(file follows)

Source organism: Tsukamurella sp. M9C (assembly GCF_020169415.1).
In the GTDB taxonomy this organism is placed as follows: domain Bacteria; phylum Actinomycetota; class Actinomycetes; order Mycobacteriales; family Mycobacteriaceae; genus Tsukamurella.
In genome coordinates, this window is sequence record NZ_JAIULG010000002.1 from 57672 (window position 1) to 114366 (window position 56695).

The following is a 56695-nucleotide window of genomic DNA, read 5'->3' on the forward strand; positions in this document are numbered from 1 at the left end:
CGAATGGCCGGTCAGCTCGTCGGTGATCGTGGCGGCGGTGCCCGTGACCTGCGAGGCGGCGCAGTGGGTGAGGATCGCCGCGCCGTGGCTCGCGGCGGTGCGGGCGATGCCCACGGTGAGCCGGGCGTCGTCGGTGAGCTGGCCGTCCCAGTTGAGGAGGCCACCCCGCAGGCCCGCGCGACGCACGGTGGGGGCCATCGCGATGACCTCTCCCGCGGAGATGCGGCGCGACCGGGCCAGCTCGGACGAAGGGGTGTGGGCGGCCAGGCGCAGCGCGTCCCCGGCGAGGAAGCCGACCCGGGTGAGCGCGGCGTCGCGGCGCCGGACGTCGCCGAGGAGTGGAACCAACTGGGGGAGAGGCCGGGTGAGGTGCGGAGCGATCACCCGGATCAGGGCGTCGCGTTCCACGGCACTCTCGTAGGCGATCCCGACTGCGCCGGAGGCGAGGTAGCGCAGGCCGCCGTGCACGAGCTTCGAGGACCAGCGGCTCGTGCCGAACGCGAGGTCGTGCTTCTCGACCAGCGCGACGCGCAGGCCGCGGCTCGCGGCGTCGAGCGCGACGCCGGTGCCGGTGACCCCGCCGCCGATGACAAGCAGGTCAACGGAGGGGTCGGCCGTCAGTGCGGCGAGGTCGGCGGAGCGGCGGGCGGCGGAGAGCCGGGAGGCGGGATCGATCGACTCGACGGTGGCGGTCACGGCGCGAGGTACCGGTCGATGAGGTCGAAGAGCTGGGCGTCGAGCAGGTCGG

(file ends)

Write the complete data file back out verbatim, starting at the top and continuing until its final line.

Source organism: Tsukamurella sp. M9C (assembly GCF_020169415.1).
In the GTDB taxonomy this organism is placed as follows: domain Bacteria; phylum Actinomycetota; class Actinomycetes; order Mycobacteriales; family Mycobacteriaceae; genus Tsukamurella.
In genome coordinates, this window is sequence record NZ_JAIULG010000002.1 from 57672 (window position 1) to 114366 (window position 56695).

The following is a 56695-nucleotide window of genomic DNA, read 5'->3' on the forward strand; positions in this document are numbered from 1 at the left end:
CGAATGGCCGGTCAGCTCGTCGGTGATCGTGGCGGCGGTGCCCGTGACCTGCGAGGCGGCGCAGTGGGTGAGGATCGCCGCGCCGTGGCTCGCGGCGGTGCGGGCGATGCCCACGGTGAGCCGGGCGTCGTCGGTGAGCTGGCCGTCCCAGTTGAGGAGGCCACCCCGCAGGCCCGCGCGACGCACGGTGGGGGCCATCGCGATGACCTCTCCCGCGGAGATGCGGCGCGACCGGGCCAGCTCGGACGAAGGGGTGTGGGCGGCCAGGCGCAGCGCGTCCCCGGCGAGGAAGCCGACCCGGGTGAGCGCGGCGTCGCGGCGCCGGACGTCGCCGAGGAGTGGAACCAACTGGGGGAGAGGCCGGGTGAGGTGCGGAGCGATCACCCGGATCAGGGCGTCGCGTTCCACGGCACTCTCGTAGGCGATCCCGACTGCGCCGGAGGCGAGGTAGCGCAGGCCGCCGTGCACGAGCTTCGAGGACCAGCGGCTCGTGCCGAACGCGAGGTCGTGCTTCTCGACCAGCGCGACGCGCAGGCCGCGGCTCGCGGCGTCGAGCGCGACGCCGGTGCCGGTGACCCCGCCGCCGATGACAAGCAGGTCAACGGAGGGGTCGGCCGTCAGTGCGGCGAGGTCGGCGGAGCGGCGGGCGGCGGAGAGCCGGGAGGCGGGATCGATCGACTCGACGGTGGCGGTCACGGCGCGAGGTACCGGTCGATGAGGTCGAAGAGCTGGGCGTCGAGCAGGTCGG